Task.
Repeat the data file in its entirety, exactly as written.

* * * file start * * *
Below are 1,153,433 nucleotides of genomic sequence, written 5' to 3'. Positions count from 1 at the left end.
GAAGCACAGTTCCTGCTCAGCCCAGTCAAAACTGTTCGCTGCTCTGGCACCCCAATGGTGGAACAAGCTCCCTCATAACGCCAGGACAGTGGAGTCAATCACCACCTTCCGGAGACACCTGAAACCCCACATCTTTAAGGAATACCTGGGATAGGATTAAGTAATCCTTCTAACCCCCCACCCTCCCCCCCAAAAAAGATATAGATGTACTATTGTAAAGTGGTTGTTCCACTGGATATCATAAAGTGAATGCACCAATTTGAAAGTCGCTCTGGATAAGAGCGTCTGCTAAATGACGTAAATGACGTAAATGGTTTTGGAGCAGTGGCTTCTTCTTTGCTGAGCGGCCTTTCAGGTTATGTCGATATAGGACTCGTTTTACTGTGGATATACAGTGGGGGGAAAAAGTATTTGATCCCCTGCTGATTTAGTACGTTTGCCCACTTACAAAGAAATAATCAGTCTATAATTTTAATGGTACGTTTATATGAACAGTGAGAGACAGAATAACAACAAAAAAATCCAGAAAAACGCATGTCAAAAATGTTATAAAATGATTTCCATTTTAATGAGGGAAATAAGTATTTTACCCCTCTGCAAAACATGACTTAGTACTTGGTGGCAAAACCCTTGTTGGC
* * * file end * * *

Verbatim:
Below are 1,153,433 nucleotides of genomic sequence, written 5' to 3'. Positions count from 1 at the left end.
GAAGCACAGTTCCTGCTCAGCCCAGTCAAAACTGTTCGCTGCTCTGGCACCCCAATGGTGGAACAAGCTCCCTCATAACGCCAGGACAGTGGAGTCAATCACCACCTTCCGGAGACACCTGAAACCCCACATCTTTAAGGAATACCTGGGATAGGATTAAGTAATCCTTCTAACCCCCCACCCTCCCCCCCAAAAAAGATATAGATGTACTATTGTAAAGTGGTTGTTCCACTGGATATCATAAAGTGAATGCACCAATTTGAAAGTCGCTCTGGATAAGAGCGTCTGCTAAATGACGTAAATGACGTAAATGGTTTTGGAGCAGTGGCTTCTTCTTTGCTGAGCGGCCTTTCAGGTTATGTCGATATAGGACTCGTTTTACTGTGGATATACAGTGGGGGGAAAAAGTATTTGATCCCCTGCTGATTTAGTACGTTTGCCCACTTACAAAGAAATAATCAGTCTATAATTTTAATGGTACGTTTATATGAACAGTGAGAGACAGAATAACAACAAAAAAATCCAGAAAAACGCATGTCAAAAATGTTATAAAATGATTTCCATTTTAATGAGGGAAATAAGTATTTTACCCCTCTGCAAAACATGACTTAGTACTTGGTGGCAAAACCCTTGTTGGC